And by the way, I am still a volunteer at Wildlife Rehabilitation in Northwest Tucson and still consider it to be one of the best ways to spend my time. So grateful to be able to do this work.

I’ll be doing my usual year-end wrap-up here next month. Here’s to the next nine years!

Training a Great Horned Owl

Training a Great Horned Owl at Wildlife Rehabilitation in Northwest Tucson

 

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It’s that time of year again for a retrospective of my travels, let’s see where I wandered in 2015! If you’re a regular reader of the blog, don’t worry, I’ve added a lot of new pics from hikes that didn’t get a write up. Click on the links to open the post in a new tab.

January

I started the year out with a snowy hike on the Arizona Trail up to the High Jinks Ranch in Oracle.

Snowy American Flag Trailhead

Snowy American Flag Trailhead

Explored some peaks and ridges near Gordon Hirabayashi Campground:

Great spot for a break

Great spot for a break

Met with other Gossamer Gear Trail Ambassadors for some dayhiking near Moab. Loved the slickrock and big views and the company was wonderful!

Sandstone Fin and La Sal Mountains

Sandstone Fin and La Sal Mountains

Hiking the slickrock toward Jeep Arch

Hiking the slickrock toward Jeep Arch

Tinajas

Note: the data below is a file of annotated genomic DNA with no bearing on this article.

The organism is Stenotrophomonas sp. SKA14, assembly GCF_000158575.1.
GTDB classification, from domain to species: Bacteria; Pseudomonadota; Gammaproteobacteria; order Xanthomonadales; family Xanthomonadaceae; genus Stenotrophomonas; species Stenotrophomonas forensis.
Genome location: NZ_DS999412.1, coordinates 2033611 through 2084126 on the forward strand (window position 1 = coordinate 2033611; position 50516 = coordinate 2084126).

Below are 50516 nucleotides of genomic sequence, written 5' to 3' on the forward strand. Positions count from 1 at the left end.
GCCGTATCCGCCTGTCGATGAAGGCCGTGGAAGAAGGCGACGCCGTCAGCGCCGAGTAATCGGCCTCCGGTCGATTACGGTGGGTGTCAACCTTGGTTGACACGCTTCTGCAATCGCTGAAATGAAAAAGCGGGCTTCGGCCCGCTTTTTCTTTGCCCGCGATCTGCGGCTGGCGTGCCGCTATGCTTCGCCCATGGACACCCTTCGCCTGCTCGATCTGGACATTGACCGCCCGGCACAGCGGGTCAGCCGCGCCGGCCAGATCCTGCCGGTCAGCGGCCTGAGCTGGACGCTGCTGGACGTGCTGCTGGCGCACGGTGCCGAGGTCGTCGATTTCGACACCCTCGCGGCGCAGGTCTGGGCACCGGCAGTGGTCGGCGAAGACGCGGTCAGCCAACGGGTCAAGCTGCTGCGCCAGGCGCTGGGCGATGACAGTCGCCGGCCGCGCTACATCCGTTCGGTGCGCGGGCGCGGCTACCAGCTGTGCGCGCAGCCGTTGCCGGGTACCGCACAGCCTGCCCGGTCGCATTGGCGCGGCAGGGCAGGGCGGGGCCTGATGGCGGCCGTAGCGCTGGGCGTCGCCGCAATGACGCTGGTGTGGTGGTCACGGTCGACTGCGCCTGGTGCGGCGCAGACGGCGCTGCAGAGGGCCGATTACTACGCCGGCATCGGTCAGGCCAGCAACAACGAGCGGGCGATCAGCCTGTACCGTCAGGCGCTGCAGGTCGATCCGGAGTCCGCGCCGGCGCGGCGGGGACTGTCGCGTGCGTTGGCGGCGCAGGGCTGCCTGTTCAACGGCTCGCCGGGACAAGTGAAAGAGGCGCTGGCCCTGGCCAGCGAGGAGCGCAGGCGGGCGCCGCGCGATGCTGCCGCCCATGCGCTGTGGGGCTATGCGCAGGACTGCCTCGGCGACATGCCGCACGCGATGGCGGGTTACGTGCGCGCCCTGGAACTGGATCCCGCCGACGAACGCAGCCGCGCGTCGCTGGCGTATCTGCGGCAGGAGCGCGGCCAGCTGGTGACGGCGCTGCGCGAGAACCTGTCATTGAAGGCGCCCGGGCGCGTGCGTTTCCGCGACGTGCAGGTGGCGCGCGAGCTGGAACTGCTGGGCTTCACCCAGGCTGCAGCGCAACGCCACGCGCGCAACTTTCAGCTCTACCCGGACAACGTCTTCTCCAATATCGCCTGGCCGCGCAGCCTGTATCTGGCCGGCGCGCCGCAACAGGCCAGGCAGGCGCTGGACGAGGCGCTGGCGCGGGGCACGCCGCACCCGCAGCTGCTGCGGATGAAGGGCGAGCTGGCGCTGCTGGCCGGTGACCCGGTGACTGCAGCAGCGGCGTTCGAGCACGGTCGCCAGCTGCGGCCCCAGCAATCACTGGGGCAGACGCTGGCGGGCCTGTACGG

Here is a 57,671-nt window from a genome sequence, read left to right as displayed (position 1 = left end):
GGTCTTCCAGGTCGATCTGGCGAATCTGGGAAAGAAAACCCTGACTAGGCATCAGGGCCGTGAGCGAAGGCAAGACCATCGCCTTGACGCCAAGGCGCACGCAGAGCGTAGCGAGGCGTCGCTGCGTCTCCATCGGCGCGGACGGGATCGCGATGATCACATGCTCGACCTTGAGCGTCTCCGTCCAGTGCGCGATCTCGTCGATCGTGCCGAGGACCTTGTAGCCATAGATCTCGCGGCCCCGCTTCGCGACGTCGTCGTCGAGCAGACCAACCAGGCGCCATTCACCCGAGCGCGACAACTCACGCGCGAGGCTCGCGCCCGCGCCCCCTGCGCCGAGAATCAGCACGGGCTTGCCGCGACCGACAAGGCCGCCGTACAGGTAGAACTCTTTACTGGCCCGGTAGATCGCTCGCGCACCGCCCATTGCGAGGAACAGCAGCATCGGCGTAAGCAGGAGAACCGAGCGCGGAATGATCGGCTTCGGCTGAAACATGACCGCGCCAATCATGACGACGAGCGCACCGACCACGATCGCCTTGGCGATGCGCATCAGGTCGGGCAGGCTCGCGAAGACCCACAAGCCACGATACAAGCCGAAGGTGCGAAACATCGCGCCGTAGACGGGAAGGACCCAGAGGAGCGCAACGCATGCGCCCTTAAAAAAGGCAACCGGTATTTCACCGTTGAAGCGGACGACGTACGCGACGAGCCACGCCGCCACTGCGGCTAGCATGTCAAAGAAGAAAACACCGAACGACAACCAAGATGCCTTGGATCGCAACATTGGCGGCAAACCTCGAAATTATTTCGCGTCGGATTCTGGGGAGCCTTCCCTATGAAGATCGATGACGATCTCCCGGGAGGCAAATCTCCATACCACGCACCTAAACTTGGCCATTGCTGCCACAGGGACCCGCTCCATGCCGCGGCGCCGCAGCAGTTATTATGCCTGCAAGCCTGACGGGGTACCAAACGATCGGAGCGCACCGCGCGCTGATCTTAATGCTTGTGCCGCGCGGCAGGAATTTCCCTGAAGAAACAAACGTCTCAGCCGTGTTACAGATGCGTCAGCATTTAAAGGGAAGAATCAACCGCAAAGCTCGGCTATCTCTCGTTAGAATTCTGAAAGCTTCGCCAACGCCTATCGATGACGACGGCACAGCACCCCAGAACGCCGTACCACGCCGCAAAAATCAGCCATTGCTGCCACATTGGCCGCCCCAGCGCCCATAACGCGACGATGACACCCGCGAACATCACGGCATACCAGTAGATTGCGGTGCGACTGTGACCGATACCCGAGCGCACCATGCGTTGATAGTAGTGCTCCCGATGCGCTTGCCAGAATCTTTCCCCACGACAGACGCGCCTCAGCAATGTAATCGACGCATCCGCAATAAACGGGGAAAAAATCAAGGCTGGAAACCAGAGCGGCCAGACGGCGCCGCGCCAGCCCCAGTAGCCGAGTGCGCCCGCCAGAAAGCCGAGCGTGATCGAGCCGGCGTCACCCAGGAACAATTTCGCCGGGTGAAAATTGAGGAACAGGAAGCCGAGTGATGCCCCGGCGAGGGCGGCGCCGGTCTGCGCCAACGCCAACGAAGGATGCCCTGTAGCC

Tinajas

Bagged a Cat in the Tucson Mountains:

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Spine of Cat Mountain

In addition, I went on a speaking tour about my Arizona Trail Trek that took me to outdoor stores, hiking clubs and community groups across Arizona. I did 10 talks in under 6 weeks!

February

Took a backpacking trip in the foothills north of Catalina State Park on the Baby Jesus Trail and some unnamed routes.

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Love those Arizona sunsets!

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Backpacking in the Catalina Foothills

Spent my birthday hiking the Sweetwater Preserve with Brian.

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Sweetwater Preserve

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Brian out on the trail

Backpacked a  loop in the Tortolita Mountains and got to experience the awesome Ridgeline Trail.

Sweeping curves of the Tortolita Ridgeline Trail

Sweeping curves of the Tortolita Ridgeline Trail

March

Chased Wildflowers on the Arizona Trail from Pickepost to Kelvin, one of my favorite pieces of all. Did some trail maintenance to my passage in the process.

Gila River Canyons

Gila River Canyons

Hiking through the poppy-covered hillsides